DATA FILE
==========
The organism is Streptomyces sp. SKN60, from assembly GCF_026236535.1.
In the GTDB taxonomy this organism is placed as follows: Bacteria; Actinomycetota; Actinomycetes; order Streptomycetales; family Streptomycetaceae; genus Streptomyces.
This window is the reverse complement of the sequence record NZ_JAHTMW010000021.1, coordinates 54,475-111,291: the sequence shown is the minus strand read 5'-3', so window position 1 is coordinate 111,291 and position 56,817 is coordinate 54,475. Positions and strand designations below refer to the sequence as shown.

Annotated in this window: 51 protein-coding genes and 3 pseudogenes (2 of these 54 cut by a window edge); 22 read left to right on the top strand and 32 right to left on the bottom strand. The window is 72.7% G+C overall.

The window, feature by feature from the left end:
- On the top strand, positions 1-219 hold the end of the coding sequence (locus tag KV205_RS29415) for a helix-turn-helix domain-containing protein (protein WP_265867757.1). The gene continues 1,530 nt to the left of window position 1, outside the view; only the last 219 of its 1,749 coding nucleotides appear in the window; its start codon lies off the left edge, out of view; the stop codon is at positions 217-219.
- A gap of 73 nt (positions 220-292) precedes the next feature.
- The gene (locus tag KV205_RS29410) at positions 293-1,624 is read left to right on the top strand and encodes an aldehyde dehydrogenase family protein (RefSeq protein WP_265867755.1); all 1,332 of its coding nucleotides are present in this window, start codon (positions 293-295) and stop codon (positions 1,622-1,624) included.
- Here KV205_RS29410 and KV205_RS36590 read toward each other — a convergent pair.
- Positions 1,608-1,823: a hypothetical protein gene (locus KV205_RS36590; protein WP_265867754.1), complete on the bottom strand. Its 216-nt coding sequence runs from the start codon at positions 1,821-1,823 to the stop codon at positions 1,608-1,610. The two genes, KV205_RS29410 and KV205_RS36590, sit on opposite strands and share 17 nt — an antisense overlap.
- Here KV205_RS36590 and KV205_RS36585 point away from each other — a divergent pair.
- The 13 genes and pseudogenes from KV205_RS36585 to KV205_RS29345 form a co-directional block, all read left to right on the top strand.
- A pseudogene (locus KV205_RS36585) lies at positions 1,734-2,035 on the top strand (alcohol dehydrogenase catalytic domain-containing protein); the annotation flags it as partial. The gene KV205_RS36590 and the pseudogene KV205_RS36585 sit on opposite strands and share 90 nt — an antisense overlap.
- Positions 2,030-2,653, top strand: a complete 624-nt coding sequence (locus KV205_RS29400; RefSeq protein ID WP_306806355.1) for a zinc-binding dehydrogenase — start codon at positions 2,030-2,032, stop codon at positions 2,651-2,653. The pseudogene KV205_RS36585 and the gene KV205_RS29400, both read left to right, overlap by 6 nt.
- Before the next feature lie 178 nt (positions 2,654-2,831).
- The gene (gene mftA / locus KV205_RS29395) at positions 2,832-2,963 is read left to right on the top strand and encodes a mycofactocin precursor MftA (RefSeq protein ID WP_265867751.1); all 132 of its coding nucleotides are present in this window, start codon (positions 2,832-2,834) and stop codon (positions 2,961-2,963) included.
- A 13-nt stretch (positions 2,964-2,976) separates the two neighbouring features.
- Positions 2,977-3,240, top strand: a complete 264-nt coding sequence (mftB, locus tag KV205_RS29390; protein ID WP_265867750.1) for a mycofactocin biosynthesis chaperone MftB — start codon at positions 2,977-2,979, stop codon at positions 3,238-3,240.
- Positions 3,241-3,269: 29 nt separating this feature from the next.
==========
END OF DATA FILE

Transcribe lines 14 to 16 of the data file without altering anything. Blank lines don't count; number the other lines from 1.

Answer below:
- Positions 2,030-2,653, top strand: a complete 624-nt coding sequence (locus KV205_RS29400; RefSeq protein ID WP_306806355.1) for a zinc-binding dehydrogenase — start codon at positions 2,030-2,032, stop codon at positions 2,651-2,653. The pseudogene KV205_RS36585 and the gene KV205_RS29400, both read left to right, overlap by 6 nt.
- Before the next feature lie 178 nt (positions 2,654-2,831).
- The gene (gene mftA / locus KV205_RS29395) at positions 2,832-2,963 is read left to right on the top strand and encodes a mycofactocin precursor MftA (RefSeq protein ID WP_265867751.1); all 132 of its coding nucleotides are present in this window, start codon (positions 2,832-2,834) and stop codon (positions 2,961-2,963) included.